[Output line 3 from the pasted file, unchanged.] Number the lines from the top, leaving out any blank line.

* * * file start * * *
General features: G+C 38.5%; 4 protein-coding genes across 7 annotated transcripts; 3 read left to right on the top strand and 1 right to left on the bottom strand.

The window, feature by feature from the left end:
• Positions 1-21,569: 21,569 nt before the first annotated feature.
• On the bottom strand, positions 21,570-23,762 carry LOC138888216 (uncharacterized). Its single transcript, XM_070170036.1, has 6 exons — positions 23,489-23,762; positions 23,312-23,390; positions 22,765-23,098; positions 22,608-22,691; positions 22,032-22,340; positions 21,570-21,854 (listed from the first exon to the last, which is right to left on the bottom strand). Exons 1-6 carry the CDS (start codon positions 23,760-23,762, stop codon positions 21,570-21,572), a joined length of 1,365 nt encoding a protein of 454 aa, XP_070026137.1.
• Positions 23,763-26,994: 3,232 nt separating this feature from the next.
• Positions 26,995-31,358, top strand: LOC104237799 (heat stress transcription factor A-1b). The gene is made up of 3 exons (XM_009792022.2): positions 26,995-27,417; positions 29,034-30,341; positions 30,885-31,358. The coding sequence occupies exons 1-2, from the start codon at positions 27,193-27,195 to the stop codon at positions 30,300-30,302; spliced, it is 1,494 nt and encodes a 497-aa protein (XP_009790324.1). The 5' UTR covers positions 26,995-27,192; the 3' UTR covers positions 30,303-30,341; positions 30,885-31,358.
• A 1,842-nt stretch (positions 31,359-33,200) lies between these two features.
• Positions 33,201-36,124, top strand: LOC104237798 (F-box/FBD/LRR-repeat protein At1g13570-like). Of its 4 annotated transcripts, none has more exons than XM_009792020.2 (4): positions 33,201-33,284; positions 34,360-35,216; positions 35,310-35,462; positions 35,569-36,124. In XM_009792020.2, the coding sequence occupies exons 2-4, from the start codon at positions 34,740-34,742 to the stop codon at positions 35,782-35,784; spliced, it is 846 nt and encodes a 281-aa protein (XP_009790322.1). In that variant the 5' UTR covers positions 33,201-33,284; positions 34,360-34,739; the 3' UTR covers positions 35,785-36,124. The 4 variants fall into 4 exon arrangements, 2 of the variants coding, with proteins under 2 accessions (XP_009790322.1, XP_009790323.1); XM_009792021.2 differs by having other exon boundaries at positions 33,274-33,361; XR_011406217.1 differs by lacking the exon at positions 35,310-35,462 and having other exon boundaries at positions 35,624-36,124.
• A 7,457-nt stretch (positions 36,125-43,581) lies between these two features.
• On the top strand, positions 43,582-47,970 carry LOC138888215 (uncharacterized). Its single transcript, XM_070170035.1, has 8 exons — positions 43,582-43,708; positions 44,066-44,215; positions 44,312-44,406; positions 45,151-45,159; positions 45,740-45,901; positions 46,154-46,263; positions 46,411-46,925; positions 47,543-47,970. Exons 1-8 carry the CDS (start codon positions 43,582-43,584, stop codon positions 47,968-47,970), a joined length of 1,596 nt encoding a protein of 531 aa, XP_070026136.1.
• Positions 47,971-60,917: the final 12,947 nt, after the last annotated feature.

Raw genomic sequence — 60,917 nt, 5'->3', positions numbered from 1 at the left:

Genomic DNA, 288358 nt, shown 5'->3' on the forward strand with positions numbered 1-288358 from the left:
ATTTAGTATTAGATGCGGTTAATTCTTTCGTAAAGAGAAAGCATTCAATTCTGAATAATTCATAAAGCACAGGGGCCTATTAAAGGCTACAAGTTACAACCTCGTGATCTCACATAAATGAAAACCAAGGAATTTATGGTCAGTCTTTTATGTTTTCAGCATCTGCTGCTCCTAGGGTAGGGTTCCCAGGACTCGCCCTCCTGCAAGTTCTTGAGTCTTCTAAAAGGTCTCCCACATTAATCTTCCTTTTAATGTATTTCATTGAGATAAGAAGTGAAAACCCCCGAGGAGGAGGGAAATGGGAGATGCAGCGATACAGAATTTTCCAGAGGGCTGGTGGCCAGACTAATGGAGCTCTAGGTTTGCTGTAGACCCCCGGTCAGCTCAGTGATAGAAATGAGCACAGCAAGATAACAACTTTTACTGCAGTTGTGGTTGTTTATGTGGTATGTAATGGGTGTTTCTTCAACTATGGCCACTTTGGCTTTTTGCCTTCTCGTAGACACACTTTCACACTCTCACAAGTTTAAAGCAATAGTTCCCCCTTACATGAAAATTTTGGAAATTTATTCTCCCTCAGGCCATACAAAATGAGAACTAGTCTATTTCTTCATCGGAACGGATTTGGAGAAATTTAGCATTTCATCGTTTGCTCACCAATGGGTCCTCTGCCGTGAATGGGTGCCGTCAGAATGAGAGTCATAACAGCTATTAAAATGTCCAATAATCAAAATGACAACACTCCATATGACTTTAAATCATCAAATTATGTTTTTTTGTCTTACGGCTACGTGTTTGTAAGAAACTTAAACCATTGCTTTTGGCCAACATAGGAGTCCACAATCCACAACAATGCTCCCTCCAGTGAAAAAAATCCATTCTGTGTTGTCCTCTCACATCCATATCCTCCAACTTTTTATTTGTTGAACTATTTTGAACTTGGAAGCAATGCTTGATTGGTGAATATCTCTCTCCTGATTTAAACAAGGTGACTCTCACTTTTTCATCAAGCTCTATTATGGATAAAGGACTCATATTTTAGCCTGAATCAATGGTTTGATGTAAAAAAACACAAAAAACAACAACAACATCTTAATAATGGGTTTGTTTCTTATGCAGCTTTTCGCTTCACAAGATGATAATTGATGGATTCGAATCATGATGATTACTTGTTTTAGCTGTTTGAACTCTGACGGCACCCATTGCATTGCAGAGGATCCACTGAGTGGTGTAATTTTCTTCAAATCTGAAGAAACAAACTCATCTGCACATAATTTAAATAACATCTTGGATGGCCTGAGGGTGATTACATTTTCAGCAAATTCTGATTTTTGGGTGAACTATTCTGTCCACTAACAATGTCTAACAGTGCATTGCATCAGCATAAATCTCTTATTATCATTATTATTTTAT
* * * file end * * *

• Positions 1-21,569: 21,569 nt before the first annotated feature.